- This startled me when I first saw it on the shelf
I have improved my condition report sheets. When I first went into the zoology stores to examine the specimens, I had a makeshift sheet which I jotted down information about the taxidermy on. I have now improved this method, and created a sheet which looks clearer.
I examined the birds on a case by case basis, and most, like the owl above seemed like they would be fairly easy to repair. I can’t help but feel like some sort of strange doctor when I examine specimens. They get placed on the “examination table” then I write out what seems like an odd prescription for them. “Head needs reattaching…wing broken…eye missing..needs replacing” and so forth.
So I was laying this Straw Necked Ibis down on the table for examination…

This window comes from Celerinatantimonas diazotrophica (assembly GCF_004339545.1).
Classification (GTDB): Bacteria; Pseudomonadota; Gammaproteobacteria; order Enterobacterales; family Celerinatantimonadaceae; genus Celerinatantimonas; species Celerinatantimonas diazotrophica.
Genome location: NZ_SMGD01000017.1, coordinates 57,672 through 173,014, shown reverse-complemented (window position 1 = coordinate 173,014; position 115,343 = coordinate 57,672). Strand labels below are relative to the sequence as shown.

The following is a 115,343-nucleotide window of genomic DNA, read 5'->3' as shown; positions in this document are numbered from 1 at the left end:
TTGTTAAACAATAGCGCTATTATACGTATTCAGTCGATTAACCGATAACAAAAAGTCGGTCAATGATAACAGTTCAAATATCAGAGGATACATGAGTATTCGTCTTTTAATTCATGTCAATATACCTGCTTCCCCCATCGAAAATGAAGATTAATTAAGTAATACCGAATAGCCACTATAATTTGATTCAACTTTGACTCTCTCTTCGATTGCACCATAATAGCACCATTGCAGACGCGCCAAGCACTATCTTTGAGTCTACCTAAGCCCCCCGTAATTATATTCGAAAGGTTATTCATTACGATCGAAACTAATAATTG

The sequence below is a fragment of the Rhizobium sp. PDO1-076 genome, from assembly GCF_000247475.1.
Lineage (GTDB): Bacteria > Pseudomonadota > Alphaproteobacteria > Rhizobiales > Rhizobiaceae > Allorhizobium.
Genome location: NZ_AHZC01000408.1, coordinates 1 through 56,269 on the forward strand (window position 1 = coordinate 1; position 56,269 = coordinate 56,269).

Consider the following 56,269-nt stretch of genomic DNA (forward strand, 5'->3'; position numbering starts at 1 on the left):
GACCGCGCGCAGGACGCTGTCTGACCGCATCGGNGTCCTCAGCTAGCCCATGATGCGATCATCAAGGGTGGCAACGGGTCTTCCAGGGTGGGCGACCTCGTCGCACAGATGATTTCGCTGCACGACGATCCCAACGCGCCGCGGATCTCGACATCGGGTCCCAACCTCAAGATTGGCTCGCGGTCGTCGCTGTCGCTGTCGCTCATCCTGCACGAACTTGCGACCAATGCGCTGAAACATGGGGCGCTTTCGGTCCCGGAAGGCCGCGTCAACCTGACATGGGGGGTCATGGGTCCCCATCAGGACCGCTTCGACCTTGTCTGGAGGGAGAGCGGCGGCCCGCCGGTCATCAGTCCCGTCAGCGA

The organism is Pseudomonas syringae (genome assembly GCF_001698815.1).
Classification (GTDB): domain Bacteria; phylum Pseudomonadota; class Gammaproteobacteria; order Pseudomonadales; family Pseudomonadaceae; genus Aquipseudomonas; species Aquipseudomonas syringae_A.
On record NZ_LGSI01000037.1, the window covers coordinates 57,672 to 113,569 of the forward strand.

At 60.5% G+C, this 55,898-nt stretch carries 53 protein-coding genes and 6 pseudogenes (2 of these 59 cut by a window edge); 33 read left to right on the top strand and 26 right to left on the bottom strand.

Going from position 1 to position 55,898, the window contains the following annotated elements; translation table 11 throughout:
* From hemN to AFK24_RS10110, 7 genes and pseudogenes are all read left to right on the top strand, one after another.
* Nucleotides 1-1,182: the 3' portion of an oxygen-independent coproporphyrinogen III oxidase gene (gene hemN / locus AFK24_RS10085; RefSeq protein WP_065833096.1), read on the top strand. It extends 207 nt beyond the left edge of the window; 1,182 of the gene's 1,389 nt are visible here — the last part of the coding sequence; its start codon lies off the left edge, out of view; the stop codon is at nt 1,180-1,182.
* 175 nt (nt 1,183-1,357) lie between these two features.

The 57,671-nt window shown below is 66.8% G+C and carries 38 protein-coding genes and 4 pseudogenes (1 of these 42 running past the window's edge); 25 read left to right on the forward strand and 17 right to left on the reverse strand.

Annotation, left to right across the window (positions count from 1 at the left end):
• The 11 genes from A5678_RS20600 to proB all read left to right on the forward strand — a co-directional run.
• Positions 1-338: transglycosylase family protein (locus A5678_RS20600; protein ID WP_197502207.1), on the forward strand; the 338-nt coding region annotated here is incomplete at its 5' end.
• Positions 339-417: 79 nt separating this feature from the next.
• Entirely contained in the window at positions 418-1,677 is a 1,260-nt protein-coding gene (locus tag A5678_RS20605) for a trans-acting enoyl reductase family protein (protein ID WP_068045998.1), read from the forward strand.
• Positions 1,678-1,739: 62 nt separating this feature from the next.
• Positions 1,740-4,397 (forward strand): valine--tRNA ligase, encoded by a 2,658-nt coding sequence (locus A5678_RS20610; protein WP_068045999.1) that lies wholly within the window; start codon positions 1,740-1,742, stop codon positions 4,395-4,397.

- “Is it serious, doctor?”
when I looked at its wings. I recognized the crumbly residue on them immediately- frass! I checked for live pests but could not find any. It is possible it’s old damage but I emailed the Preventive Conservator with the condition report details just in case. This was the first specimen I found that I labelled “poor” because the damage looks quite bad:
The Straw-Necked Ibis actually has beautiful, glossy feathers on its back. Thankfully none of these were chewed up like the underside of the wings. I keep getting a lot of searches for condition reports on this blog, so I’ve decided to post one. Bear in mind reports differ from museum to museum. When I volunteered in Dry Store Room 1 at the NHM, they had a four page long condition report system. Mine is pretty basic, but it does the job.
Hope it helps a bit for the people querying the subject!